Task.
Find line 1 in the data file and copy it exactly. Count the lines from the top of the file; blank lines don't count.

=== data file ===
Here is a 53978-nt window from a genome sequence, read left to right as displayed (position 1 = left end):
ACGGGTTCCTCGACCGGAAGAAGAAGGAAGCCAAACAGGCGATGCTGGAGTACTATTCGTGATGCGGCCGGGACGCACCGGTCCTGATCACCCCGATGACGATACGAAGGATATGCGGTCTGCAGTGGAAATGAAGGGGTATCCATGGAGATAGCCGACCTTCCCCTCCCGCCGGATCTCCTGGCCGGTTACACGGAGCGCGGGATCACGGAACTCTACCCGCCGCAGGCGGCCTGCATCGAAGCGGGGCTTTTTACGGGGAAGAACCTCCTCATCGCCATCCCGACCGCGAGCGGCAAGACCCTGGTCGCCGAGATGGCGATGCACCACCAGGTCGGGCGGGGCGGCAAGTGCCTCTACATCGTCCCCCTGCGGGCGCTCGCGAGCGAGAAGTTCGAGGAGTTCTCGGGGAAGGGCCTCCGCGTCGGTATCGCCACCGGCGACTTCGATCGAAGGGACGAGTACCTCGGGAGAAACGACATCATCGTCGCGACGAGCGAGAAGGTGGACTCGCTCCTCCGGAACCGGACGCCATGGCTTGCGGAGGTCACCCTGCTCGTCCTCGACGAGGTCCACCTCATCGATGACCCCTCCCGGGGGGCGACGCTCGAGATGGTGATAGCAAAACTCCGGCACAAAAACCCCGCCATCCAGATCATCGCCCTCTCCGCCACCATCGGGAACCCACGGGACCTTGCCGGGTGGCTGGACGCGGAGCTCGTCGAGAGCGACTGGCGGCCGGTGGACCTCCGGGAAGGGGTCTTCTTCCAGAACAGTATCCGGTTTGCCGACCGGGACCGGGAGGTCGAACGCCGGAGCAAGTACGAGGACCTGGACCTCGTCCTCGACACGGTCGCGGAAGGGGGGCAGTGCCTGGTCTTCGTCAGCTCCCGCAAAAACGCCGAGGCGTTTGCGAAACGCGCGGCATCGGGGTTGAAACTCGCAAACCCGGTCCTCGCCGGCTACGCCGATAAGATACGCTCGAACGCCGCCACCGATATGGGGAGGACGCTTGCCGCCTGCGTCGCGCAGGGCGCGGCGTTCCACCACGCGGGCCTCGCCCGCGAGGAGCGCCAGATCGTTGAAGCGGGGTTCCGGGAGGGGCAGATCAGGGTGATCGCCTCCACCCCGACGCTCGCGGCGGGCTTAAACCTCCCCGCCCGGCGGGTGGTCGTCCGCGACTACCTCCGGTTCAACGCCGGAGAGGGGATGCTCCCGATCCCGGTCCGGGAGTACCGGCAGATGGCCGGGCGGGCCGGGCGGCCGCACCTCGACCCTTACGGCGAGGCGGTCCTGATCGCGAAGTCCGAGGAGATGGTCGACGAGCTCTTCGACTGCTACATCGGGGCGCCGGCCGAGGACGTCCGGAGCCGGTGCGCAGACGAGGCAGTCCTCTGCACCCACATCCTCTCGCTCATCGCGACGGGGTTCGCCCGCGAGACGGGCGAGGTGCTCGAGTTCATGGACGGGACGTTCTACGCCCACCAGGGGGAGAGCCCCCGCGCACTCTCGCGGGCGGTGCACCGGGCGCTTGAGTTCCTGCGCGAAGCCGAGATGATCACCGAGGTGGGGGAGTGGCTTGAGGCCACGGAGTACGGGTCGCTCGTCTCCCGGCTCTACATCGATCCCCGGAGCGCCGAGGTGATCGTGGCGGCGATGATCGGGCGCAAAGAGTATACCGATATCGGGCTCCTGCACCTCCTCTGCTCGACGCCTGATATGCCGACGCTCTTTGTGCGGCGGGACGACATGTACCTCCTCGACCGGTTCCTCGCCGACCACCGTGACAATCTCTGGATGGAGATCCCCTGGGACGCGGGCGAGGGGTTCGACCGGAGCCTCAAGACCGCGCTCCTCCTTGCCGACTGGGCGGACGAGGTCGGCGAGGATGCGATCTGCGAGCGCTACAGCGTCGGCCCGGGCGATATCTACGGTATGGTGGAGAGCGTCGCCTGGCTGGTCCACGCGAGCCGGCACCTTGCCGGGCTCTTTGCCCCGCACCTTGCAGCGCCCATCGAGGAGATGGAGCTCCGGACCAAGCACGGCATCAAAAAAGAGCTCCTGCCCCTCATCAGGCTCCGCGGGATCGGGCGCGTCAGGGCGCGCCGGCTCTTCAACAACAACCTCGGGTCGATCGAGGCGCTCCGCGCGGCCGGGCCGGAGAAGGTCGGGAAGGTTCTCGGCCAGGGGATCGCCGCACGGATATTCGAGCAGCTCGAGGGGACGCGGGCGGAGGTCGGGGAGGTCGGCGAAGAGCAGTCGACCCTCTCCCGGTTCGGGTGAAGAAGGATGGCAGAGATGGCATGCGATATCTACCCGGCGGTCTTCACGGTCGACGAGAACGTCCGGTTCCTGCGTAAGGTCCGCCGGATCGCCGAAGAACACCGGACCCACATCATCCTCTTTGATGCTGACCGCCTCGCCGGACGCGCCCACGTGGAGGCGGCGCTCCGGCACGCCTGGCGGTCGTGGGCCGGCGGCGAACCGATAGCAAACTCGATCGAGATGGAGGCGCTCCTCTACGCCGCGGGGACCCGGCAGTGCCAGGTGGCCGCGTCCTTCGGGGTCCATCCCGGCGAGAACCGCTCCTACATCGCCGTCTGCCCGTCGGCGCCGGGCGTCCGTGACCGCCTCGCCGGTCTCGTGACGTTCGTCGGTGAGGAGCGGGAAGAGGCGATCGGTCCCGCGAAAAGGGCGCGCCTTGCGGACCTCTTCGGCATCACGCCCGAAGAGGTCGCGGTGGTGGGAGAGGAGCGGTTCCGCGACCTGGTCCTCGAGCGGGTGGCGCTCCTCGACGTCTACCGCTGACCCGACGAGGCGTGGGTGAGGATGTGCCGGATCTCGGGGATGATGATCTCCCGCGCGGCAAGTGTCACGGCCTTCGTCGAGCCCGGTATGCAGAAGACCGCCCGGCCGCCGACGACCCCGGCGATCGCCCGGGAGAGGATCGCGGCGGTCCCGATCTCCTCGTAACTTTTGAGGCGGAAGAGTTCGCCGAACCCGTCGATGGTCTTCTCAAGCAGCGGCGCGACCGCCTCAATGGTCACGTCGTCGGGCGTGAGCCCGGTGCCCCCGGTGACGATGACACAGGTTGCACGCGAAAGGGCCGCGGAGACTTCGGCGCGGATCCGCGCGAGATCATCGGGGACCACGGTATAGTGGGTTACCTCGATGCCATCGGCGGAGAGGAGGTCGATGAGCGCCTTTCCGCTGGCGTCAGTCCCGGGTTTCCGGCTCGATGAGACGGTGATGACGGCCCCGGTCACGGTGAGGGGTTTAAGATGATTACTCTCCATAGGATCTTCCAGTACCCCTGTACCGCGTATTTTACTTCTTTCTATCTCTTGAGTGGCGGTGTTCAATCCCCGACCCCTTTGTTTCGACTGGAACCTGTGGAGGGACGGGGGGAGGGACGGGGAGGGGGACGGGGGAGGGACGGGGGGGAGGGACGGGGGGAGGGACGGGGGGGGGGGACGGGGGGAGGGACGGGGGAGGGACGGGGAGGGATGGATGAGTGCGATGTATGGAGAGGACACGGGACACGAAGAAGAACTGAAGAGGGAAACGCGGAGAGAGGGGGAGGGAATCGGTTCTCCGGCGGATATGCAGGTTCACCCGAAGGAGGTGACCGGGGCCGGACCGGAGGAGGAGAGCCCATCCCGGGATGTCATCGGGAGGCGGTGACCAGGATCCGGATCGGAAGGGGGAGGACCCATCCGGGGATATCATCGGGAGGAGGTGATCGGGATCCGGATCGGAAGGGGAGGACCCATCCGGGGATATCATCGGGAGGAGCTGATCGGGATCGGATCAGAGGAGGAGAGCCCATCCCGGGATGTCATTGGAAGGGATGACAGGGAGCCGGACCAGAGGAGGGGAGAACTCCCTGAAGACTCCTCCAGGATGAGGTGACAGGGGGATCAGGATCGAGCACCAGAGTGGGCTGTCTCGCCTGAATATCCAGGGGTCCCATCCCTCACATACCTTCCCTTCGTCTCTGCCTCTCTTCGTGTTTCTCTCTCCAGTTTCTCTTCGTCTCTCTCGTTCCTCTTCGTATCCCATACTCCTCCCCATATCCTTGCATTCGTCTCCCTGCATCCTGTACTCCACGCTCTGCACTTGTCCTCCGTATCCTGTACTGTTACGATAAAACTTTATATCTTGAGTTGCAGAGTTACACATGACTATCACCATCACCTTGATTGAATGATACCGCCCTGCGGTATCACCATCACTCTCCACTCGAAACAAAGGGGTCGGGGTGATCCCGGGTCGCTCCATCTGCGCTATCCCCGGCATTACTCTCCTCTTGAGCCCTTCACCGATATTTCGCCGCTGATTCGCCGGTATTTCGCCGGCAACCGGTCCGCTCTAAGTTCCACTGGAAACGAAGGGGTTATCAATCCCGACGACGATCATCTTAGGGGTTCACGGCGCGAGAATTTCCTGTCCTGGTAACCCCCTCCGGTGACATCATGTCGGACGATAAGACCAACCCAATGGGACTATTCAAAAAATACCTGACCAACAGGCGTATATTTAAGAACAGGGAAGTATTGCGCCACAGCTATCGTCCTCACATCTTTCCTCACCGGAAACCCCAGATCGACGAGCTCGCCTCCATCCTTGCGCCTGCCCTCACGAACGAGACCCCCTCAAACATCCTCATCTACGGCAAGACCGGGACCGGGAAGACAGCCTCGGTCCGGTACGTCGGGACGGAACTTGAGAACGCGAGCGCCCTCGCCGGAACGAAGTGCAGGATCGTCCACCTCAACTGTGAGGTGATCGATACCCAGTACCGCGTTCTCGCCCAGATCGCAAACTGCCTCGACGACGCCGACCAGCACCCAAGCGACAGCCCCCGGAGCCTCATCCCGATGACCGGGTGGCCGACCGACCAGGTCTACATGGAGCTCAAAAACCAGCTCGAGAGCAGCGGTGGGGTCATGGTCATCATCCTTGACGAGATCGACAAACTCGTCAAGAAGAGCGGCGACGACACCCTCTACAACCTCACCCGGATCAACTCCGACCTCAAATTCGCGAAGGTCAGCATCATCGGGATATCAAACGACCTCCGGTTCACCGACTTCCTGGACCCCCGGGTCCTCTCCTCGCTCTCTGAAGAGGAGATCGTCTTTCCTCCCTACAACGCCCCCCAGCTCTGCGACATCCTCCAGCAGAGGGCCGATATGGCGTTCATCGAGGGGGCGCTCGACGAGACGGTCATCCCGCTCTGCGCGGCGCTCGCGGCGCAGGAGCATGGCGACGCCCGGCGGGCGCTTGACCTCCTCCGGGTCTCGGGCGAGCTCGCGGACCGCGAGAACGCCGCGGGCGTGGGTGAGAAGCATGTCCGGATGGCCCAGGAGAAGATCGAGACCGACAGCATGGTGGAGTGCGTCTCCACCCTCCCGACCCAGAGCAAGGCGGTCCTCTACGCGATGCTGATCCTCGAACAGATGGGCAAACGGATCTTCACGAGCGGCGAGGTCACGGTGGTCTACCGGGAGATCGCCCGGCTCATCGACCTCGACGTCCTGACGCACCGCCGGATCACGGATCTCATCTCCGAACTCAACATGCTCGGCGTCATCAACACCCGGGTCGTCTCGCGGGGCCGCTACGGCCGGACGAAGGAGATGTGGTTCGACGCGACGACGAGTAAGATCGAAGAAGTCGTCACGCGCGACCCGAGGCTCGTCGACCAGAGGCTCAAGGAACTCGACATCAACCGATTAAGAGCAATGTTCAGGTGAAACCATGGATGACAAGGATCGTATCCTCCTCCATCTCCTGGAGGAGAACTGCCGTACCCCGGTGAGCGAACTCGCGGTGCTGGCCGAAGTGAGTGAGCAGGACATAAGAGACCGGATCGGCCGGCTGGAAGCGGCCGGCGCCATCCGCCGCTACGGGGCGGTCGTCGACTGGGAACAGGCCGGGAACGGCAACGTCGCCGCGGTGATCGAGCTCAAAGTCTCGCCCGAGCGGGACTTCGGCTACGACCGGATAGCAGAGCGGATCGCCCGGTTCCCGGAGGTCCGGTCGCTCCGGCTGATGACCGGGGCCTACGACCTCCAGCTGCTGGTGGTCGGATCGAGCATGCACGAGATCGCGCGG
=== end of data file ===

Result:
Here is a 53978-nt window from a genome sequence, read left to right as displayed (position 1 = left end):